When Grace and Fernando Ferreira walked into the meeting rooms of Collins Pennington Architects to meet with director Andrew Collins, their first sentence was this: we have champagne taste on a tap-water budget. A far cry from the opening statement architects dream of, Andrew and the team took it in stride – recognising in the couple an eye for the clean, timeless architecture the firm are known for. Photography by Stefan Postles.
A 30-minute drive out of Canberra’s centre, just across the New South Wales border, are the sprawling hills of Googong. The area is dotted with properties: some hobby farms, some family homes, all filled with those after the kind of tranquil lifestyle rural life offers.
The property is on Swan Drive, an aptly named street as bird-life is plentiful in the area: black swans, ducks, swallows all in permanent residence. By chance on the first site visit in 2012, the retention dam on the property was flooded after recent heavy rain. This larger body of water roughly divided the site, and became an integral part of the design concept – sparking an idea that would lead to a truly modern piece of architecture.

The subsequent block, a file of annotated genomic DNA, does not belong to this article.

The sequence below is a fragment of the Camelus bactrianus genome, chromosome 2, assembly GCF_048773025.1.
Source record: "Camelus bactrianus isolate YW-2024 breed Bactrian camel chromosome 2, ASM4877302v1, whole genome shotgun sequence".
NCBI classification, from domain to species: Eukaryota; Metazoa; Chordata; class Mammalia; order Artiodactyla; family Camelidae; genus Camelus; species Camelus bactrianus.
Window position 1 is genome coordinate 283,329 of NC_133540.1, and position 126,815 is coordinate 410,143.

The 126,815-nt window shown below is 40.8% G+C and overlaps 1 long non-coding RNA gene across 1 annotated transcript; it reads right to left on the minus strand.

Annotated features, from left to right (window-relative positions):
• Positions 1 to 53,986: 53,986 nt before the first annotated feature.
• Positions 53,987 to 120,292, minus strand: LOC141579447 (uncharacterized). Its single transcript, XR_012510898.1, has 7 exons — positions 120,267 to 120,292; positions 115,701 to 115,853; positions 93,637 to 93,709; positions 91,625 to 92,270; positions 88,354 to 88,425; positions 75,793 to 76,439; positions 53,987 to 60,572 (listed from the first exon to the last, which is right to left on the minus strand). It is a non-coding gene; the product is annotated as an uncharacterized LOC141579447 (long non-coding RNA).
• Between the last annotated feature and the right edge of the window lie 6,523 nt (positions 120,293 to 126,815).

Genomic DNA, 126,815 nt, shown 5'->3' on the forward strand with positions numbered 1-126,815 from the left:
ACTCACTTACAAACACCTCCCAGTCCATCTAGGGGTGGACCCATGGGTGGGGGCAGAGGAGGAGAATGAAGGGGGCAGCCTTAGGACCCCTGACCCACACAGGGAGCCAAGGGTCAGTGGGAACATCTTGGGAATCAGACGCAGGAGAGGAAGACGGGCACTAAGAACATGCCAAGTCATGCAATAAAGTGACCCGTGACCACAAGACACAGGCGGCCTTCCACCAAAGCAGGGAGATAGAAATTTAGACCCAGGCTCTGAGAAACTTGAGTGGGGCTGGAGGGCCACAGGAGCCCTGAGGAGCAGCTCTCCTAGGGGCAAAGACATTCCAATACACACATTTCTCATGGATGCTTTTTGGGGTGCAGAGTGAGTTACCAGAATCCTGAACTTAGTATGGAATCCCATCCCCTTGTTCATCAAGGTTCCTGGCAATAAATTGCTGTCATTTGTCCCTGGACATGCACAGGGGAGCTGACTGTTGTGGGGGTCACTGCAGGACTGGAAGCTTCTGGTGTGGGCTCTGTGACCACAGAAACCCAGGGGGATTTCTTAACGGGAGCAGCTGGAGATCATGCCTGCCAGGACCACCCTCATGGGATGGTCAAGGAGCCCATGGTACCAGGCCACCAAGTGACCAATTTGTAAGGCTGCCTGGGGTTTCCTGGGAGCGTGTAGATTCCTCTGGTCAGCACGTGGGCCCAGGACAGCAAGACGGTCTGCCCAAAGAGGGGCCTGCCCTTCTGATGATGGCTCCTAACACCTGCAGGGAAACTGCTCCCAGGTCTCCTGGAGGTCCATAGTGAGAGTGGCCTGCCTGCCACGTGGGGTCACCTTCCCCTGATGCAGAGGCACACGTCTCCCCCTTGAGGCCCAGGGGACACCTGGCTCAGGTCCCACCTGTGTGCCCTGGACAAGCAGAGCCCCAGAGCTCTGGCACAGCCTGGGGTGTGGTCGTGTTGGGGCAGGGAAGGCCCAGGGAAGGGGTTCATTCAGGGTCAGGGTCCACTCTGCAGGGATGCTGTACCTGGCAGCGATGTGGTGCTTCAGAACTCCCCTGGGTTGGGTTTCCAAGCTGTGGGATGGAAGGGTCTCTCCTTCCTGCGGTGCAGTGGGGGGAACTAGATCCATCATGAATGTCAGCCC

“We suggested the dam become a permanent feature and the new dwelling could engage with it in a deliberate manner,” says Andrew, director and principle architect on the project.
The brief was simple: to design a modest, modern home that integrated into the landscape, one that emphasised the connection to open space and the land. The clients described the house as one that would be used primarily as a retreat house. With this image and the budget in mind, all effort and expense was focused on quality and purity of space.
Once the concept was born, the edges of the water were formalised, so the building could extend into the water, widening the perspective and giving the impression of floating on water. The intent was to elongate the house and use it as a bridge connecting two previously isolated sections of landscape.
While the house contains three bedrooms, the primary focus was the entertaining hub. The long, low form created by bridging the water, and the glazed links between the elements, gives the living and dining room a focus and importance. Sitting gracefully atop the dam, the entertaining spaces are contrasted with exaggerated vertical elements: the chimneys to the outdoor fireplaces.
The construction methodology was as unique as the site itself. The clients own a form-working company, and hoped to reuse waste material from their projects. This included unlimited concrete, local stone boulders, and old plate steel form liners. This philosophy added to the already developed sustainability plan in place for the build, taking repurposing to a new level.
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